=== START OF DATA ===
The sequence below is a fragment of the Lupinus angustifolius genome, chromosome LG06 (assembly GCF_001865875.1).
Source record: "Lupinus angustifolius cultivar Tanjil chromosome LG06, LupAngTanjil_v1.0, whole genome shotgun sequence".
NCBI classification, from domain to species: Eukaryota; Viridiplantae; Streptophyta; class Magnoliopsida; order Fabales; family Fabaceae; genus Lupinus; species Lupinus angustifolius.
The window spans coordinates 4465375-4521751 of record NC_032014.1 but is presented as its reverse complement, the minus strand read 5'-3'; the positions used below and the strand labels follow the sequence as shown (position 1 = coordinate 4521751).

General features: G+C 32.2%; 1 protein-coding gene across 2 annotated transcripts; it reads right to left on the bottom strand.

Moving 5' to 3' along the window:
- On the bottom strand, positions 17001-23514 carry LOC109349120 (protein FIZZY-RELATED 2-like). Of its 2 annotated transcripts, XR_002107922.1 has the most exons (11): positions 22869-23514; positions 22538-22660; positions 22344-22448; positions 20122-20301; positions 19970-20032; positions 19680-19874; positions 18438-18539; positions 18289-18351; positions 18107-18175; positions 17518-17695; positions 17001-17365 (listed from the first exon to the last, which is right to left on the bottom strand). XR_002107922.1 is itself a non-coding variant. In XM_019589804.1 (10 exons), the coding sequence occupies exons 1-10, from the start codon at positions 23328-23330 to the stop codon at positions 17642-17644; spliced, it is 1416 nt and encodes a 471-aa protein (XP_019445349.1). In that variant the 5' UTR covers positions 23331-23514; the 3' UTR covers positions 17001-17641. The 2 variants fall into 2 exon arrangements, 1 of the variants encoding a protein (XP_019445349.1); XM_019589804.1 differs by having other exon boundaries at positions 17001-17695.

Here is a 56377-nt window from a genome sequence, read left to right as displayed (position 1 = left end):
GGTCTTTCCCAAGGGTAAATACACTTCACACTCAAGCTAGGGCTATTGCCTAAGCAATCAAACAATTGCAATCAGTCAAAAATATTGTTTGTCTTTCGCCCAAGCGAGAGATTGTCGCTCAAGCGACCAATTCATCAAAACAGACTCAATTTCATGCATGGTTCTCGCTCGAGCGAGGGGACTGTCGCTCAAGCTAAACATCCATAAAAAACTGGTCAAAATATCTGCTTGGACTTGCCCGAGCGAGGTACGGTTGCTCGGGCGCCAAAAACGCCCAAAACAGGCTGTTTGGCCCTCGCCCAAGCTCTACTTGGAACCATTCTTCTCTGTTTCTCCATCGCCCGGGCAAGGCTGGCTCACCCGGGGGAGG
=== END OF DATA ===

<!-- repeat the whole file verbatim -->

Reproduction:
The sequence below is a fragment of the Lupinus angustifolius genome, chromosome LG06 (assembly GCF_001865875.1).
Source record: "Lupinus angustifolius cultivar Tanjil chromosome LG06, LupAngTanjil_v1.0, whole genome shotgun sequence".
NCBI classification, from domain to species: Eukaryota; Viridiplantae; Streptophyta; class Magnoliopsida; order Fabales; family Fabaceae; genus Lupinus; species Lupinus angustifolius.
The window spans coordinates 4465375-4521751 of record NC_032014.1 but is presented as its reverse complement, the minus strand read 5'-3'; the positions used below and the strand labels follow the sequence as shown (position 1 = coordinate 4521751).

General features: G+C 32.2%; 1 protein-coding gene across 2 annotated transcripts; it reads right to left on the bottom strand.

Moving 5' to 3' along the window:
- On the bottom strand, positions 17001-23514 carry LOC109349120 (protein FIZZY-RELATED 2-like). Of its 2 annotated transcripts, XR_002107922.1 has the most exons (11): positions 22869-23514; positions 22538-22660; positions 22344-22448; positions 20122-20301; positions 19970-20032; positions 19680-19874; positions 18438-18539; positions 18289-18351; positions 18107-18175; positions 17518-17695; positions 17001-17365 (listed from the first exon to the last, which is right to left on the bottom strand). XR_002107922.1 is itself a non-coding variant. In XM_019589804.1 (10 exons), the coding sequence occupies exons 1-10, from the start codon at positions 23328-23330 to the stop codon at positions 17642-17644; spliced, it is 1416 nt and encodes a 471-aa protein (XP_019445349.1). In that variant the 5' UTR covers positions 23331-23514; the 3' UTR covers positions 17001-17641. The 2 variants fall into 2 exon arrangements, 1 of the variants encoding a protein (XP_019445349.1); XM_019589804.1 differs by having other exon boundaries at positions 17001-17695.

Here is a 56377-nt window from a genome sequence, read left to right as displayed (position 1 = left end):
GGTCTTTCCCAAGGGTAAATACACTTCACACTCAAGCTAGGGCTATTGCCTAAGCAATCAAACAATTGCAATCAGTCAAAAATATTGTTTGTCTTTCGCCCAAGCGAGAGATTGTCGCTCAAGCGACCAATTCATCAAAACAGACTCAATTTCATGCATGGTTCTCGCTCGAGCGAGGGGACTGTCGCTCAAGCTAAACATCCATAAAAAACTGGTCAAAATATCTGCTTGGACTTGCCCGAGCGAGGTACGGTTGCTCGGGCGCCAAAAACGCCCAAAACAGGCTGTTTGGCCCTCGCCCAAGCTCTACTTGGAACCATTCTTCTCTGTTTCTCCATCGCCCGGGCAAGGCTGGCTCACCCGGGGGAGG